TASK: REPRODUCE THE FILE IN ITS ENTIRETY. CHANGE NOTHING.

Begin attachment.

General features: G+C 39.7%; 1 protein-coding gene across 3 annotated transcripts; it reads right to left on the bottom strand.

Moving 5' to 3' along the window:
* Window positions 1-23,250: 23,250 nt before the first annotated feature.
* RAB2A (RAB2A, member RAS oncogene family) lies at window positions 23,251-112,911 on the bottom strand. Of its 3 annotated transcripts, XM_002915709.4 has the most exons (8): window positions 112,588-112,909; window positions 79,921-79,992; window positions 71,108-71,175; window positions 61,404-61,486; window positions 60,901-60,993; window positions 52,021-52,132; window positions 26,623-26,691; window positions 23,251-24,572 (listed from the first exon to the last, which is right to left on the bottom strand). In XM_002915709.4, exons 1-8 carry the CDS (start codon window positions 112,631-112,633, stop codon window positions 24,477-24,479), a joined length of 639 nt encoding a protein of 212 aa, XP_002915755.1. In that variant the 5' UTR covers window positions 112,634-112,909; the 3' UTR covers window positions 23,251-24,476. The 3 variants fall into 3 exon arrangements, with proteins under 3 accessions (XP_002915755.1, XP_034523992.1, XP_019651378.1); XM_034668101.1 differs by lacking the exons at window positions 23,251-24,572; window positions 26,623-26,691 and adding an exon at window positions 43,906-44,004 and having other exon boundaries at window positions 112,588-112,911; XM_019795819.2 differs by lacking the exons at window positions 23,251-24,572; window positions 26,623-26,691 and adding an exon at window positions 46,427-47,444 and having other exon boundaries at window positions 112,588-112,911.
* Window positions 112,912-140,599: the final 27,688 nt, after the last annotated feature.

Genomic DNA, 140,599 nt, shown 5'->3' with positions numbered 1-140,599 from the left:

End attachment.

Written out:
General features: G+C 39.7%; 1 protein-coding gene across 3 annotated transcripts; it reads right to left on the bottom strand.

Moving 5' to 3' along the window:
* Window positions 1-23,250: 23,250 nt before the first annotated feature.
* RAB2A (RAB2A, member RAS oncogene family) lies at window positions 23,251-112,911 on the bottom strand. Of its 3 annotated transcripts, XM_002915709.4 has the most exons (8): window positions 112,588-112,909; window positions 79,921-79,992; window positions 71,108-71,175; window positions 61,404-61,486; window positions 60,901-60,993; window positions 52,021-52,132; window positions 26,623-26,691; window positions 23,251-24,572 (listed from the first exon to the last, which is right to left on the bottom strand). In XM_002915709.4, exons 1-8 carry the CDS (start codon window positions 112,631-112,633, stop codon window positions 24,477-24,479), a joined length of 639 nt encoding a protein of 212 aa, XP_002915755.1. In that variant the 5' UTR covers window positions 112,634-112,909; the 3' UTR covers window positions 23,251-24,476. The 3 variants fall into 3 exon arrangements, with proteins under 3 accessions (XP_002915755.1, XP_034523992.1, XP_019651378.1); XM_034668101.1 differs by lacking the exons at window positions 23,251-24,572; window positions 26,623-26,691 and adding an exon at window positions 43,906-44,004 and having other exon boundaries at window positions 112,588-112,911; XM_019795819.2 differs by lacking the exons at window positions 23,251-24,572; window positions 26,623-26,691 and adding an exon at window positions 46,427-47,444 and having other exon boundaries at window positions 112,588-112,911.
* Window positions 112,912-140,599: the final 27,688 nt, after the last annotated feature.

Genomic DNA, 140,599 nt, shown 5'->3' with positions numbered 1-140,599 from the left: